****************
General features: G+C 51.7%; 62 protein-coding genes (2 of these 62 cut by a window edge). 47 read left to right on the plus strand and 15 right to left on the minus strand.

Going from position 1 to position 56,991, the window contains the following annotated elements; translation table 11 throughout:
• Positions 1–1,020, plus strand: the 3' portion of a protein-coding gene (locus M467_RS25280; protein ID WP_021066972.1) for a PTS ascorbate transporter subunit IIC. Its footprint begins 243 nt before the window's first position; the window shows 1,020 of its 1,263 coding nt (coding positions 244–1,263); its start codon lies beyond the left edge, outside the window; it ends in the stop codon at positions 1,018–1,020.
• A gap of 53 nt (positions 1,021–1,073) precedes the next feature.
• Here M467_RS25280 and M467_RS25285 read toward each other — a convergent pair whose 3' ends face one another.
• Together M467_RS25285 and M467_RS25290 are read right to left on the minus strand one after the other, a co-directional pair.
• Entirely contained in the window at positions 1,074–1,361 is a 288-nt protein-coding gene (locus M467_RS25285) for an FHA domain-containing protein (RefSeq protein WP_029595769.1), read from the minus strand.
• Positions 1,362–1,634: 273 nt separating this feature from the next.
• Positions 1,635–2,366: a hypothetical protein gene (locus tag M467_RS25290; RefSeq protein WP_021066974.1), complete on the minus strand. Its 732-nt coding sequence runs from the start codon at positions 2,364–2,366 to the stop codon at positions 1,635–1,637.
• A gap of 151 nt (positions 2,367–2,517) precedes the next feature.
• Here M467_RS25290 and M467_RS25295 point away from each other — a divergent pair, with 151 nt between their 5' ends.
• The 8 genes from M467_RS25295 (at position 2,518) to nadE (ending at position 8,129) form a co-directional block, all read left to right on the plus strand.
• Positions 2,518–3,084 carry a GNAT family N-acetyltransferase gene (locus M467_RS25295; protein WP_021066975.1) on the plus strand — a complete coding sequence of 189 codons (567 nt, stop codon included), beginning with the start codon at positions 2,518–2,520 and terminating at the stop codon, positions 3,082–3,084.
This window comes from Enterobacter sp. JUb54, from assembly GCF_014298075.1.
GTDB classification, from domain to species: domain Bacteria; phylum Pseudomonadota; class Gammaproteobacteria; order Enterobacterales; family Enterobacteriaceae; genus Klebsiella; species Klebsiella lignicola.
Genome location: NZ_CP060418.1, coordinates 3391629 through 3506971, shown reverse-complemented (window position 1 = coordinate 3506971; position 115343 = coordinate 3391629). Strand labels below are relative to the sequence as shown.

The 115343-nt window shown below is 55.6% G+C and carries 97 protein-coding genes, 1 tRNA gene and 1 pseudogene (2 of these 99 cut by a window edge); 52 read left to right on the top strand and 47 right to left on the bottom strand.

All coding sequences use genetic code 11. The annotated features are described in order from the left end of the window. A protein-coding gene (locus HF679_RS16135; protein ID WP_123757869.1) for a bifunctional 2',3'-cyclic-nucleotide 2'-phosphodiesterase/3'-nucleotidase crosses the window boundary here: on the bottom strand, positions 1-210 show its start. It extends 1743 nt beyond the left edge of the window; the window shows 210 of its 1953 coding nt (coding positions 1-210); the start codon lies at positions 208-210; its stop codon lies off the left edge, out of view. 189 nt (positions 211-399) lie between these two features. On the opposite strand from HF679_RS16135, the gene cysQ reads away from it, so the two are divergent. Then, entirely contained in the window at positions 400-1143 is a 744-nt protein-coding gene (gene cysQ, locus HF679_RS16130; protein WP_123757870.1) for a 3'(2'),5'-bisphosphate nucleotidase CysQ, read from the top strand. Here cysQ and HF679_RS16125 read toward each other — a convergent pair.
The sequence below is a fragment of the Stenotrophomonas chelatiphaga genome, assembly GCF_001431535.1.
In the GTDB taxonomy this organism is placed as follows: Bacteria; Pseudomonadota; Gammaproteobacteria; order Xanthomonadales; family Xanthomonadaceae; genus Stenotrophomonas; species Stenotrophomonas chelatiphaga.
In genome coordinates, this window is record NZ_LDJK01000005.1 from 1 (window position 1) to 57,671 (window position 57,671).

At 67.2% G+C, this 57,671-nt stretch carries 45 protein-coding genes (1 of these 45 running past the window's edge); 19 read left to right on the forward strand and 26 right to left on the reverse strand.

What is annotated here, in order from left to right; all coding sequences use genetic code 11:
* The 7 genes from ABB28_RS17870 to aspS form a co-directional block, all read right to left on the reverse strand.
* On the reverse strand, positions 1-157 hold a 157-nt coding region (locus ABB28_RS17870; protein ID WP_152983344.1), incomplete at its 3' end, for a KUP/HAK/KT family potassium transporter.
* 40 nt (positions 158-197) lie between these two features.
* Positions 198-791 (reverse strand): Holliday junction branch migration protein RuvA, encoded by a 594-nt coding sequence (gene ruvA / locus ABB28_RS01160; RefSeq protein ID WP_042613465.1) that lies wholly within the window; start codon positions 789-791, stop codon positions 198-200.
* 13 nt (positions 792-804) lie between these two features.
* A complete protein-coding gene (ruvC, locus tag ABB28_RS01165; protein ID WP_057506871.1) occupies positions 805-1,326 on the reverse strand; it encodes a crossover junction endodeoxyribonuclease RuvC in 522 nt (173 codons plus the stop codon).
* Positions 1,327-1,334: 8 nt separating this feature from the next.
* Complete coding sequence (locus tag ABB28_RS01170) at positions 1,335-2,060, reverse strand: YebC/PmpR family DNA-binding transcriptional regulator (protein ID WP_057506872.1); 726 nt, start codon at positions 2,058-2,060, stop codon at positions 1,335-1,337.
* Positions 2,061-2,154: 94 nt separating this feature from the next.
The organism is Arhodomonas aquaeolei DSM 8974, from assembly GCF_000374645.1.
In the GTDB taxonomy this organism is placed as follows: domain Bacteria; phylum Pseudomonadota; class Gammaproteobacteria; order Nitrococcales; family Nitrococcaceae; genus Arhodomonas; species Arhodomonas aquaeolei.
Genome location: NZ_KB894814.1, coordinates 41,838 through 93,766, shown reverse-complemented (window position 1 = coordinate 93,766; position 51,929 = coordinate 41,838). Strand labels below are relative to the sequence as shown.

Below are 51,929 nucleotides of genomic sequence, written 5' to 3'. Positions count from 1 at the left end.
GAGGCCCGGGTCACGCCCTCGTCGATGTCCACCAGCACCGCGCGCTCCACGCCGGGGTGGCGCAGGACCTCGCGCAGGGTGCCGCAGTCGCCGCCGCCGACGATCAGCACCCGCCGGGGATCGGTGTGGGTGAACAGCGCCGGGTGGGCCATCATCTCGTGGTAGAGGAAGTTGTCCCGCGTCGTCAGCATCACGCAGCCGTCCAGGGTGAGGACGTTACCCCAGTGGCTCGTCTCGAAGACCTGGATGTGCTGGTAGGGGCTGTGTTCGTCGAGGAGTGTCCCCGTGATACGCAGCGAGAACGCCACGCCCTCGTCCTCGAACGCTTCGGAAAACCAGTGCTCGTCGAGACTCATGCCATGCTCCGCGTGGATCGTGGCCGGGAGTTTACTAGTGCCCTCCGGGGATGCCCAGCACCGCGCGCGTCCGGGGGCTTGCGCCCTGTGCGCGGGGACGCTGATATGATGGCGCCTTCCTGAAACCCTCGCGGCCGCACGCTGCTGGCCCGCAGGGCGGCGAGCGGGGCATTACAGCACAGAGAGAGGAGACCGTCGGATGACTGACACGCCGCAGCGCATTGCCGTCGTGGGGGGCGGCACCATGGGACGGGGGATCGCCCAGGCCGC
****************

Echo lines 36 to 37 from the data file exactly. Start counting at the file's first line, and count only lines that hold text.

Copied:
Below are 51,929 nucleotides of genomic sequence, written 5' to 3'. Positions count from 1 at the left end.
GAGGCCCGGGTCACGCCCTCGTCGATGTCCACCAGCACCGCGCGCTCCACGCCGGGGTGGCGCAGGACCTCGCGCAGGGTGCCGCAGTCGCCGCCGCCGACGATCAGCACCCGCCGGGGATCGGTGTGGGTGAACAGCGCCGGGTGGGCCATCATCTCGTGGTAGAGGAAGTTGTCCCGCGTCGTCAGCATCACGCAGCCGTCCAGGGTGAGGACGTTACCCCAGTGGCTCGTCTCGAAGACCTGGATGTGCTGGTAGGGGCTGTGTTCGTCGAGGAGTGTCCCCGTGATACGCAGCGAGAACGCCACGCCCTCGTCCTCGAACGCTTCGGAAAACCAGTGCTCGTCGAGACTCATGCCATGCTCCGCGTGGATCGTGGCCGGGAGTTTACTAGTGCCCTCCGGGGATGCCCAGCACCGCGCGCGTCCGGGGGCTTGCGCCCTGTGCGCGGGGACGCTGATATGATGGCGCCTTCCTGAAACCCTCGCGGCCGCACGCTGCTGGCCCGCAGGGCGGCGAGCGGGGCATTACAGCACAGAGAGAGGAGACCGTCGGATGACTGACACGCCGCAGCGCATTGCCGTCGTGGGGGGCGGCACCATGGGACGGGGGATCGCCCAGGCCGC